Technology’s Increasing Impact on Work

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Bob Fox
Bob Fox
Bob is an industry leader and the founding partner at Fox Architects in Washington DC, celebrating 20 years of design professionals working together to reshape the office and work environment. Bob also publishes Work Design Magazine, which, with its thousands of global subscribers, is the premier online publication dedicated to workplace strategy, information, and resources. Bob earned his B.A. in Architecture from Temple University in Philadelphia. When he’s not innovating new concepts for the workplace, Bob leads a competitive sailing team on his 44-foot race boat, “Sly.” He’s been racing offshore for almost 20 years, sailing more than 30 thousand nautical miles of open ocean. Bob lives in the Washington DC area with his wife, son, and three daughters. He remains focused on our changing work environments, and the state of workplace design today, and looking ahead to dynamic shifts that are forthcoming.

Organizational knowledge is increasing at a rapid pace, and a number of issues surround the office environment today that will undoubtedly impact how we work. The largest, and most obvious trend related to building organizational knowledge and maintaining secure information is technology.

Technology has had — and will continue to have — a profound effect on the way we work. An unyielding stream of information coupled with faster avenues of access and methods of mobility delivers information at an exponential rate.

The only way to manage it all is through increased collaboration, teams of experts, and with acceptance of a new Generation leading the way.

Office design is a good example; a project that once only required an architect and engineer now calls for an increasing number of experts, ranging from IT, hardware and software security, spec writers, project managers, code consultants, and safety advisors. The number of team members for a given project will continue to grow as better information and cheaper, more reliable materials become available, and as regulations, codes, and technology continue to change.

As these changes take place and designers are forced to become more creative, the best firms will develop integrated teams of experts and support them in their interactions with technology and the work environment.

As information continues to travel, anything that slows down the communication process will become detrimental to business and inhibit competition. Dedicated personal spaces will give way to shared common areas and telecommuting options; in non-secure environments, new spaces will become highly collaborative.

Imagine a network operations center: a constant flow of news, networking options and information that are all critical to the decision-making process. People will be accessible in real-time, working in areas with a multitude of flat screens serving up information from a variety of sources. It will be like having your hard drive, smart phone, Internet, CNN, and Skype all brought together in one room designated for multiple projects.

But while technology will enable us to communicate faster and become more nimble in our decision-making, the struggle will be managing and prioritizing this increasingly specialized, and oftentimes confidential, information. The recent WikiLeaks controversy is a good example of these challenges; government officials are confronted regularly with with the task of balancing information security with the public’s desire for immediate and broad access.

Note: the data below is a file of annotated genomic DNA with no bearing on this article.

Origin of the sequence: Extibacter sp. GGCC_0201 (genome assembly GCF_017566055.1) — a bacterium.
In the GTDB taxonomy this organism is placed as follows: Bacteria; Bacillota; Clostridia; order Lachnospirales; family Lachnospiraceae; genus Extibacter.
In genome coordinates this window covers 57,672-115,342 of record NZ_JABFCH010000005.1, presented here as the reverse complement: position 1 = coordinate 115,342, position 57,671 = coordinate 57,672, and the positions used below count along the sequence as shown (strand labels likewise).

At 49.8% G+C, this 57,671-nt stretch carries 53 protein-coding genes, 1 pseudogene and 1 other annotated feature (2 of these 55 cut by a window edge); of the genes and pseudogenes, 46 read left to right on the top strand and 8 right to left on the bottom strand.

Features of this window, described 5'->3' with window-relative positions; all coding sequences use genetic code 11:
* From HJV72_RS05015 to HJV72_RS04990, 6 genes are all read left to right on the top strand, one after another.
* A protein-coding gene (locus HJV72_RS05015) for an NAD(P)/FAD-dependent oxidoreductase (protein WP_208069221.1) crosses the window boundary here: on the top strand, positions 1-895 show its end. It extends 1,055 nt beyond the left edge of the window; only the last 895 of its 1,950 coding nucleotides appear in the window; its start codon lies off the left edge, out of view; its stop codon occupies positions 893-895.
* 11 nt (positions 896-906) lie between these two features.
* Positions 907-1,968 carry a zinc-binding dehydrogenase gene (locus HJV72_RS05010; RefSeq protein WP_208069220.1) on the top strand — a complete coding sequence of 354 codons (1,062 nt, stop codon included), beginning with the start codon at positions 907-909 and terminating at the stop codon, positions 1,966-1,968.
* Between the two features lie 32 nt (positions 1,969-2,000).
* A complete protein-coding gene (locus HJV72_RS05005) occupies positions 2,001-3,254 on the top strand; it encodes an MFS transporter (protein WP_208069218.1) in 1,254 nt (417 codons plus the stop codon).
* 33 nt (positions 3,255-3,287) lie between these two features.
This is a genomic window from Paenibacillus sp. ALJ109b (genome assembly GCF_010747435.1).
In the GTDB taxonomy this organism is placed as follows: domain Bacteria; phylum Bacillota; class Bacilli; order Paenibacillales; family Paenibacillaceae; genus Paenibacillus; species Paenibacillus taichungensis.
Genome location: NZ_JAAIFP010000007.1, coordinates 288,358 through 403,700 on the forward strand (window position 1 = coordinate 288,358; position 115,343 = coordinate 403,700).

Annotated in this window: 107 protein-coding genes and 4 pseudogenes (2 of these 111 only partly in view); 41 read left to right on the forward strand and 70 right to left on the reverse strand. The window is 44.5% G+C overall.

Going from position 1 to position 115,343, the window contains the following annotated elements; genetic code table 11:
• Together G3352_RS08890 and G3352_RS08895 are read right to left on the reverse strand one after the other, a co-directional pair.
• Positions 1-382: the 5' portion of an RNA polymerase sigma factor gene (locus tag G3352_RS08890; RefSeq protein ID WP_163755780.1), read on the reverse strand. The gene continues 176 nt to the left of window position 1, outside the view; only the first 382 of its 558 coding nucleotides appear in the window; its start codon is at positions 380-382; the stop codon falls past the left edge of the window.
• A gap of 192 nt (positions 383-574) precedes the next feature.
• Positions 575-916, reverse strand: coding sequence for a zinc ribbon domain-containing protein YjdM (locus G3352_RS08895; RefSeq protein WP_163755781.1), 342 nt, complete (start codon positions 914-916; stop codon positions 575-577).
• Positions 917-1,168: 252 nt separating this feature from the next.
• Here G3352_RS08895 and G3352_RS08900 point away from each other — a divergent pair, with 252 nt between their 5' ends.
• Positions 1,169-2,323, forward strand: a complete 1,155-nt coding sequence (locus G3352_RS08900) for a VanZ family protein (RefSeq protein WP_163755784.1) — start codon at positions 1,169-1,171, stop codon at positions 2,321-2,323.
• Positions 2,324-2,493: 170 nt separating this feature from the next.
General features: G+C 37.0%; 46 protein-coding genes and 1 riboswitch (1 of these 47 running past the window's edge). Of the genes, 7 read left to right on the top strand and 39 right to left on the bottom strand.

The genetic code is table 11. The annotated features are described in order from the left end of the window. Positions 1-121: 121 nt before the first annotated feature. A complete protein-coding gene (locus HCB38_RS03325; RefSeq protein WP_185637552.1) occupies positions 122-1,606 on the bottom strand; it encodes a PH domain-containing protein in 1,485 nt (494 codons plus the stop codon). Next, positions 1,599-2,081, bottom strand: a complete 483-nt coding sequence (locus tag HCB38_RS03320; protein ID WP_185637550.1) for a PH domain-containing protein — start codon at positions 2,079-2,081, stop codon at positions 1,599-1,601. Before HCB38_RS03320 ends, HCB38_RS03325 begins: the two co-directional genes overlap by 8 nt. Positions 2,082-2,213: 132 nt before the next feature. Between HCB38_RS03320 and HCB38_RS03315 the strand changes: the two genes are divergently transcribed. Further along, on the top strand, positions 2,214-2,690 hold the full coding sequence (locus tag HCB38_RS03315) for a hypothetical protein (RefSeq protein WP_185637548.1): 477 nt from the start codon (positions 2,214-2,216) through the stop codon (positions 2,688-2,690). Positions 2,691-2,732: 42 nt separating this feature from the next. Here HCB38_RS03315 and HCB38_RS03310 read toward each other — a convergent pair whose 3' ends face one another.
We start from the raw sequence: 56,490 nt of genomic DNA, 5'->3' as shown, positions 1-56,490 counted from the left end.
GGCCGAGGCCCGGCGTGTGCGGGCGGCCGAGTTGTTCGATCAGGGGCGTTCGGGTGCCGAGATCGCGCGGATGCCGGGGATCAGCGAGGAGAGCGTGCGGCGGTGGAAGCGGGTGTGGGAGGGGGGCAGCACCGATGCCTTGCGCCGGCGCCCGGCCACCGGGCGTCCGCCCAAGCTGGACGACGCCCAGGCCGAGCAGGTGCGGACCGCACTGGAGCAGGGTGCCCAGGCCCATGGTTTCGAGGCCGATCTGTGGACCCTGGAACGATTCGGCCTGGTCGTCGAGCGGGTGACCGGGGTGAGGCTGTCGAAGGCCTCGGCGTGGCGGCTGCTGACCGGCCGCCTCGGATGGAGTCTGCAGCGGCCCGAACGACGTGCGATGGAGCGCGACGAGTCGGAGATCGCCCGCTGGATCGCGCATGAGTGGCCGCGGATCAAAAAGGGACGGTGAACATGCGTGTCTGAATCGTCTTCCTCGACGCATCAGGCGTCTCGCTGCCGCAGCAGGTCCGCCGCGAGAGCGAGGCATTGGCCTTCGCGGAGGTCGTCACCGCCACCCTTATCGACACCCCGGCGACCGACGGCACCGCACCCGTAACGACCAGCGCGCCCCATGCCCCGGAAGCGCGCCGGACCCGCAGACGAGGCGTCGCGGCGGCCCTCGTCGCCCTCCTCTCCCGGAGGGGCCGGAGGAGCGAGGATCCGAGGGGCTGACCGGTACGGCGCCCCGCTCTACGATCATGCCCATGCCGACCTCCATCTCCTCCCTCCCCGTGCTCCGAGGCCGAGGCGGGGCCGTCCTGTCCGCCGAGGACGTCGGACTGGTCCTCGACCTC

We will face similar situations in our business dealings. Managers will undoubtedly want to keep certain information confidential, but will be forced at some point to review current processes and decide how, where, and when to deliver new information. The challenges will be speed of access and delivery.

Open space environments will likely facilitate faster delivery of this critical information; high speed audio-visual technology will need to be fully integrated, multiple links for communication will be required, and secure information will need to be managed quickly and effectively. Everything must be flexible, and project managers must ensure the information they need is readily available at their fingertips.

As technology continues to impact the way we work, we’re seeing the emergence of a new way of working led by Gen Y. Members of this generation shun private offices and exhibit a preference for shared workspace and collaborative processes. My daughters are at ease with real time chat and instant messages — I’ve turned that proverbial corner, too, as I increasingly use Skpe for conference calls. And as younger people continue to influence our work environments, there will undoubtedly be a seamless integration of the physical workspace with critical information shared within and beyond it.

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  1. This season in the evolution of the workplace is so exciting! It will be interesting to see how organizations continue to deal with the challenge of mobility and information security. When I access, edit and share a CAD file from my phone it is no longer within the protective boundaries of the corporate network – so how do we balance the need for confidentiality with the desirable convenience of mobile work?


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